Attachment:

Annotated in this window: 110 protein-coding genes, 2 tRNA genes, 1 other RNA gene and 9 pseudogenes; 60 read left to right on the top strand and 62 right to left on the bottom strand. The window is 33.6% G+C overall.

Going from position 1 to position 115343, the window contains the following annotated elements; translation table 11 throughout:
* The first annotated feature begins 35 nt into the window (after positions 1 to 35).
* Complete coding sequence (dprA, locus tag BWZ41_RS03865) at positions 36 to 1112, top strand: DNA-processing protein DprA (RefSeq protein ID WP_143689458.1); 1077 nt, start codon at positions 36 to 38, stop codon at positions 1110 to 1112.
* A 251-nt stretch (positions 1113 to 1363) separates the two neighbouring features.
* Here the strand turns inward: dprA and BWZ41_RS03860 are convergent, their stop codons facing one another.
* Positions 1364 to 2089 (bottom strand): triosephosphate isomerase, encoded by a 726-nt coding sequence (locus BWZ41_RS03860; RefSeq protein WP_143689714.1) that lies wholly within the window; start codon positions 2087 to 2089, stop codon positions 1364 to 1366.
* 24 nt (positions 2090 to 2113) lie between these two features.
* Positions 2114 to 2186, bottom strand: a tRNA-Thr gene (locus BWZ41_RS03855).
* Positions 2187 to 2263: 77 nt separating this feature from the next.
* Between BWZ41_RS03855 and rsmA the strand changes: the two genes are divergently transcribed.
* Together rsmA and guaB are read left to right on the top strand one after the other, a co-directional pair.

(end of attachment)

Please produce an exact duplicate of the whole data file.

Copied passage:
Annotated in this window: 110 protein-coding genes, 2 tRNA genes, 1 other RNA gene and 9 pseudogenes; 60 read left to right on the top strand and 62 right to left on the bottom strand. The window is 33.6% G+C overall.

Going from position 1 to position 115343, the window contains the following annotated elements; translation table 11 throughout:
* The first annotated feature begins 35 nt into the window (after positions 1 to 35).
* Complete coding sequence (dprA, locus tag BWZ41_RS03865) at positions 36 to 1112, top strand: DNA-processing protein DprA (RefSeq protein ID WP_143689458.1); 1077 nt, start codon at positions 36 to 38, stop codon at positions 1110 to 1112.
* A 251-nt stretch (positions 1113 to 1363) separates the two neighbouring features.
* Here the strand turns inward: dprA and BWZ41_RS03860 are convergent, their stop codons facing one another.
* Positions 1364 to 2089 (bottom strand): triosephosphate isomerase, encoded by a 726-nt coding sequence (locus BWZ41_RS03860; RefSeq protein WP_143689714.1) that lies wholly within the window; start codon positions 2087 to 2089, stop codon positions 1364 to 1366.
* 24 nt (positions 2090 to 2113) lie between these two features.
* Positions 2114 to 2186, bottom strand: a tRNA-Thr gene (locus BWZ41_RS03855).
* Positions 2187 to 2263: 77 nt separating this feature from the next.
* Between BWZ41_RS03855 and rsmA the strand changes: the two genes are divergently transcribed.
* Together rsmA and guaB are read left to right on the top strand one after the other, a co-directional pair.